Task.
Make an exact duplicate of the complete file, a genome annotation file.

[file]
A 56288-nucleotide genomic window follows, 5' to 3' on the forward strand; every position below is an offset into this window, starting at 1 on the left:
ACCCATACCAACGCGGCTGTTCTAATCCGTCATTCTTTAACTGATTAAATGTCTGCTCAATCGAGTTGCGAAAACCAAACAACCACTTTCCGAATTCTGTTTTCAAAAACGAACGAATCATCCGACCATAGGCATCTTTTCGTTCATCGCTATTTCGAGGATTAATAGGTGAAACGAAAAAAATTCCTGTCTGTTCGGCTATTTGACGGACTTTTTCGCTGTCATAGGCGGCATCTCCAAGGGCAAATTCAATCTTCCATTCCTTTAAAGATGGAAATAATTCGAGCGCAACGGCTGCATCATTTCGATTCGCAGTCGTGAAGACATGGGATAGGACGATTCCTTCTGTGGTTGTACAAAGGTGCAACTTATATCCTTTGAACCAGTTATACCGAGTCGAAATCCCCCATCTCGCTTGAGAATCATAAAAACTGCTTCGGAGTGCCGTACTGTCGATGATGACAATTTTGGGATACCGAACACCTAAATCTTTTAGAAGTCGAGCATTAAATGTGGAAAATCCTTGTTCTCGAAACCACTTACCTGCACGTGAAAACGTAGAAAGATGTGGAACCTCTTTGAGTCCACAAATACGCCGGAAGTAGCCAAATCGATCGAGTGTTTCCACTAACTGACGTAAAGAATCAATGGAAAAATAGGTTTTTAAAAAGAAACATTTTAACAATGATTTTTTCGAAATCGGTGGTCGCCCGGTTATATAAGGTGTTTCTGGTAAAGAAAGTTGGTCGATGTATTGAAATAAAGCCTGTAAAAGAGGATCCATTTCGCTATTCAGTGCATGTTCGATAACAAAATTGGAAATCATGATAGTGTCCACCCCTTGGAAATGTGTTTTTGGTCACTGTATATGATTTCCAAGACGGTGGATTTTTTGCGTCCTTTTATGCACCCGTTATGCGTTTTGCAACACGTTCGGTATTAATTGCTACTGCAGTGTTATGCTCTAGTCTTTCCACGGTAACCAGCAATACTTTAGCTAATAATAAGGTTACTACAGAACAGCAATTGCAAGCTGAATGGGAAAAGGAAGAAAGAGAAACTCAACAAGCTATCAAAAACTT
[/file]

A 56288-nucleotide genomic window follows, 5' to 3' on the forward strand; every position below is an offset into this window, starting at 1 on the left:
ACCCATACCAACGCGGCTGTTCTAATCCGTCATTCTTTAACTGATTAAATGTCTGCTCAATCGAGTTGCGAAAACCAAACAACCACTTTCCGAATTCTGTTTTCAAAAACGAACGAATCATCCGACCATAGGCATCTTTTCGTTCATCGCTATTTCGAGGATTAATAGGTGAAACGAAAAAAATTCCTGTCTGTTCGGCTATTTGACGGACTTTTTCGCTGTCATAGGCGGCATCTCCAAGGGCAAATTCAATCTTCCATTCCTTTAAAGATGGAAATAATTCGAGCGCAACGGCTGCATCATTTCGATTCGCAGTCGTGAAGACATGGGATAGGACGATTCCTTCTGTGGTTGTACAAAGGTGCAACTTATATCCTTTGAACCAGTTATACCGAGTCGAAATCCCCCATCTCGCTTGAGAATCATAAAAACTGCTTCGGAGTGCCGTACTGTCGATGATGACAATTTTGGGATACCGAACACCTAAATCTTTTAGAAGTCGAGCATTAAATGTGGAAAATCCTTGTTCTCGAAACCACTTACCTGCACGTGAAAACGTAGAAAGATGTGGAACCTCTTTGAGTCCACAAATACGCCGGAAGTAGCCAAATCGATCGAGTGTTTCCACTAACTGACGTAAAGAATCAATGGAAAAATAGGTTTTTAAAAAGAAACATTTTAACAATGATTTTTTCGAAATCGGTGGTCGCCCGGTTATATAAGGTGTTTCTGGTAAAGAAAGTTGGTCGATGTATTGAAATAAAGCCTGTAAAAGAGGATCCATTTCGCTATTCAGTGCATGTTCGATAACAAAATTGGAAATCATGATAGTGTCCACCCCTTGGAAATGTGTTTTTGGTCACTGTATATGATTTCCAAGACGGTGGATTTTTTGCGTCCTTTTATGCACCCGTTATGCGTTTTGCAACACGTTCGGTATTAATTGCTACTGCAGTGTTATGCTCTAGTCTTTCCACGGTAACCAGCAATACTTTAGCTAATAATAAGGTTACTACAGAACAGCAATTGCAAGCTGAATGGGAAAAGGAAGAAAGAGAAACTCAACAAGCTATCAAAAACTT